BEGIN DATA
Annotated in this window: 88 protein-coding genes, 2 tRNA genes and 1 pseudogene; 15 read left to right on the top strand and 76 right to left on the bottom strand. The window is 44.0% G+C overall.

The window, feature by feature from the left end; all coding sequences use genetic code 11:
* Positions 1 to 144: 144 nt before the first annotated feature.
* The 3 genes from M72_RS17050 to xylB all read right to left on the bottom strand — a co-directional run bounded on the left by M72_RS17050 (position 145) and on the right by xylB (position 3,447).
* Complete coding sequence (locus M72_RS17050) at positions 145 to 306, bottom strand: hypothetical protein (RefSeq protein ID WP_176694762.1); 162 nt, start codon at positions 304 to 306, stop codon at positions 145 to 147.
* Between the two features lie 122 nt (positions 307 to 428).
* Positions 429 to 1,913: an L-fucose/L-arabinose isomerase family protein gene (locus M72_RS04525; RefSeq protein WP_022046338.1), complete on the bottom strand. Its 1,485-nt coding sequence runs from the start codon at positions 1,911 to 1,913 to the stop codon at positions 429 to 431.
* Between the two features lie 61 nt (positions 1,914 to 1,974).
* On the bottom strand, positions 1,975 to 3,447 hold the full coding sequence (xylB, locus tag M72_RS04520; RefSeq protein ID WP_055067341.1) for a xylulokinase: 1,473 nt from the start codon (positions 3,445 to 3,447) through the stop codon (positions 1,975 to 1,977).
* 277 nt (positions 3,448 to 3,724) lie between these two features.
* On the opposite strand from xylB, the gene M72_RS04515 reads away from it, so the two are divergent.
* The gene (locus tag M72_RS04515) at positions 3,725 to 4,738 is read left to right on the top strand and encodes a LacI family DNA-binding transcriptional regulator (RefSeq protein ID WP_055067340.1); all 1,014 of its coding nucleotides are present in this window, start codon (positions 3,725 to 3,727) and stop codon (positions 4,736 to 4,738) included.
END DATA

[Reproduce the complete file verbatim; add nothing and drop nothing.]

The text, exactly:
Annotated in this window: 88 protein-coding genes, 2 tRNA genes and 1 pseudogene; 15 read left to right on the top strand and 76 right to left on the bottom strand. The window is 44.0% G+C overall.

The window, feature by feature from the left end; all coding sequences use genetic code 11:
* Positions 1 to 144: 144 nt before the first annotated feature.
* The 3 genes from M72_RS17050 to xylB all read right to left on the bottom strand — a co-directional run bounded on the left by M72_RS17050 (position 145) and on the right by xylB (position 3,447).
* Complete coding sequence (locus M72_RS17050) at positions 145 to 306, bottom strand: hypothetical protein (RefSeq protein ID WP_176694762.1); 162 nt, start codon at positions 304 to 306, stop codon at positions 145 to 147.
* Between the two features lie 122 nt (positions 307 to 428).
* Positions 429 to 1,913: an L-fucose/L-arabinose isomerase family protein gene (locus M72_RS04525; RefSeq protein WP_022046338.1), complete on the bottom strand. Its 1,485-nt coding sequence runs from the start codon at positions 1,911 to 1,913 to the stop codon at positions 429 to 431.
* Between the two features lie 61 nt (positions 1,914 to 1,974).
* On the bottom strand, positions 1,975 to 3,447 hold the full coding sequence (xylB, locus tag M72_RS04520; RefSeq protein ID WP_055067341.1) for a xylulokinase: 1,473 nt from the start codon (positions 3,445 to 3,447) through the stop codon (positions 1,975 to 1,977).
* 277 nt (positions 3,448 to 3,724) lie between these two features.
* On the opposite strand from xylB, the gene M72_RS04515 reads away from it, so the two are divergent.
* The gene (locus tag M72_RS04515) at positions 3,725 to 4,738 is read left to right on the top strand and encodes a LacI family DNA-binding transcriptional regulator (RefSeq protein ID WP_055067340.1); all 1,014 of its coding nucleotides are present in this window, start codon (positions 3,725 to 3,727) and stop codon (positions 4,736 to 4,738) included.